In a city where nothing ever seems to come easy, the arrival this summer of Jerusalem’s long-delayed light-rail Red Line was seen by some as nothing short of a miracle. At many points over the past 10-plus years of construction, it looked as though the Messiah would pass through the Old City’s Golden Gate before the train might arrive. And like many good land-use battles in Jerusalem, this one featured national political aspirations, terrorism concerns and the secular-religious divide, as well as conflicting views of fiscal and corporate accountability and arguments over the best transit solutions for a culturally and religiously diverse city of 800,000.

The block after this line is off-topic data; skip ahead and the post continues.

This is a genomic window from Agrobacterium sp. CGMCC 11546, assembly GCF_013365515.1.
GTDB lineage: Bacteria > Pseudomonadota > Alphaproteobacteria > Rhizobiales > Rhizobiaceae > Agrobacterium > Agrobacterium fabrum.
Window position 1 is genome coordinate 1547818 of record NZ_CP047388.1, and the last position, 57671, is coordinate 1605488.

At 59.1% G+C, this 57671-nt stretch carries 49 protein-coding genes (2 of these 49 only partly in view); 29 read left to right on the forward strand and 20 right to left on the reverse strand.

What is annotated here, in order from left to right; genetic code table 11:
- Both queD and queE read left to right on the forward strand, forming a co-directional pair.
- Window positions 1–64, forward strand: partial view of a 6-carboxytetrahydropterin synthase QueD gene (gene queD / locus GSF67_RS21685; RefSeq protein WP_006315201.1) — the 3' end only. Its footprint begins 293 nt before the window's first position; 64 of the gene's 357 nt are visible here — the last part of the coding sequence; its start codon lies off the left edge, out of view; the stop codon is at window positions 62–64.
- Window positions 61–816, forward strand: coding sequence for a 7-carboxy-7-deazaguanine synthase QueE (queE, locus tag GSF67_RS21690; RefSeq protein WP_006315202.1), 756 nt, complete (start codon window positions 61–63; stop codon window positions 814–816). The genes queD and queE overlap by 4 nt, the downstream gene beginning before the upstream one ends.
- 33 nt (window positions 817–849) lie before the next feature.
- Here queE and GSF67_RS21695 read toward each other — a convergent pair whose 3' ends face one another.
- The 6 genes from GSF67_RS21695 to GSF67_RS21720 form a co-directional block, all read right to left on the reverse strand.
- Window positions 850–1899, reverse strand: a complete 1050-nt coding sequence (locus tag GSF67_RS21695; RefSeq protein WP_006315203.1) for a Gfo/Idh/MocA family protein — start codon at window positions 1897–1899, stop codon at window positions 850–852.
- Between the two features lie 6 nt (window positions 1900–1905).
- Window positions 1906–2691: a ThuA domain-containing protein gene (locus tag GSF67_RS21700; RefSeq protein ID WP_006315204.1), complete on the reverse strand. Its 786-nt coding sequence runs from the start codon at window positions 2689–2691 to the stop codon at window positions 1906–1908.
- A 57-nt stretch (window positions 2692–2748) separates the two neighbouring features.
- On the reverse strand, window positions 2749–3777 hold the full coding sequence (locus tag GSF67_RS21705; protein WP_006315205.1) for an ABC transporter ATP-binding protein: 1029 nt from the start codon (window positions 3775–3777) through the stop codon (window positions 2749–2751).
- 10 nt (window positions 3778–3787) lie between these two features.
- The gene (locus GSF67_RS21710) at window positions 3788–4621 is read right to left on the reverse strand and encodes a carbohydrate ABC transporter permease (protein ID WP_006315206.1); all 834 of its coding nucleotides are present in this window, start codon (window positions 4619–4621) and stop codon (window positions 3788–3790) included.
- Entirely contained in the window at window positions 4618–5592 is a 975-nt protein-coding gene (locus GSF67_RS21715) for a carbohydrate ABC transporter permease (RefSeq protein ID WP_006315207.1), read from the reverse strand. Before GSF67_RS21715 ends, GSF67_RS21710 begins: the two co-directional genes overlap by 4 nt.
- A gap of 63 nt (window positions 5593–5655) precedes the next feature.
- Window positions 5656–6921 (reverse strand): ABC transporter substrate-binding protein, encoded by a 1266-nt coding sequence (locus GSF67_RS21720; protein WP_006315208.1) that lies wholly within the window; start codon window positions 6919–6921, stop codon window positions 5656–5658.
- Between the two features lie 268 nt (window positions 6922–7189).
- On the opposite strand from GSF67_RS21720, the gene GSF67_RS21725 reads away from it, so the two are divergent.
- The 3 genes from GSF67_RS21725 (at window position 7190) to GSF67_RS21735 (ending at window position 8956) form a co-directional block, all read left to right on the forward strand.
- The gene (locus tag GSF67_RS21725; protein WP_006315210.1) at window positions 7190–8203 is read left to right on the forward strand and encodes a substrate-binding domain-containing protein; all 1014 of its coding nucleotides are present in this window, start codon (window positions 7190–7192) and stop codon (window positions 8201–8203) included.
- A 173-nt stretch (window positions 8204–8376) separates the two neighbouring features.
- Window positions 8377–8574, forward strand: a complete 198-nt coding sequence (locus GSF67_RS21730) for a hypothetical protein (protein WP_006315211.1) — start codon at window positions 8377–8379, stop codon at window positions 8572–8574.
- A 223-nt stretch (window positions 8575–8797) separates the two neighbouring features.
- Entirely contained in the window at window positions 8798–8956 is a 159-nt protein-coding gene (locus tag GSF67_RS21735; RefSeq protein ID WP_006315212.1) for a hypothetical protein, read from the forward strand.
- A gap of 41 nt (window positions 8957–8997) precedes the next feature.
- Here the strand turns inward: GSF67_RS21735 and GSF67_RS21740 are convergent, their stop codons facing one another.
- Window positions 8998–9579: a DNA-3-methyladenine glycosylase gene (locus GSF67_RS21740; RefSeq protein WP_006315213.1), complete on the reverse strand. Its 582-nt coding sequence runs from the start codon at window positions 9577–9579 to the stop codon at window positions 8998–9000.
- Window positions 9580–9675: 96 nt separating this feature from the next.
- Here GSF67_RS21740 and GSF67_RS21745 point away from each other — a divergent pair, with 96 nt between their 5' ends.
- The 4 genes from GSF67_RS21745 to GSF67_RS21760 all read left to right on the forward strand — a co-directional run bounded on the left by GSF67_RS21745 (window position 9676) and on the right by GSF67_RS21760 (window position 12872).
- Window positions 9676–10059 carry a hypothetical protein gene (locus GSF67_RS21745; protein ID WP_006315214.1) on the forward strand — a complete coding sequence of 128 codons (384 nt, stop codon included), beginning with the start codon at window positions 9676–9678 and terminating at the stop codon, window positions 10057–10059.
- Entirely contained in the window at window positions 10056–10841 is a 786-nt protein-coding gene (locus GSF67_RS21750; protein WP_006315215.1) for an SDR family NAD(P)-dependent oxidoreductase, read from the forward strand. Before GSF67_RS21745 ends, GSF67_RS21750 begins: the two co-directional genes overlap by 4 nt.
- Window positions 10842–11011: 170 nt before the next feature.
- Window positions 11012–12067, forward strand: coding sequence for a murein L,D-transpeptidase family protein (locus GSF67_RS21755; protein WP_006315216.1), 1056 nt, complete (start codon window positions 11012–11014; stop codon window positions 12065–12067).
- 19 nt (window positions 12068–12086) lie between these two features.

With public bickering over the Israeli-Palestinian conflict already having spilled over into university student senates, corporate pension boards and even local farmers markets, the latest battlefield in the debate over the conflict is municipal transit systems.
I didn't do much today but drive.No one died. No jobs were lost or won. I didn't run into an old boyfriend, have an epiphany or a traffic accident.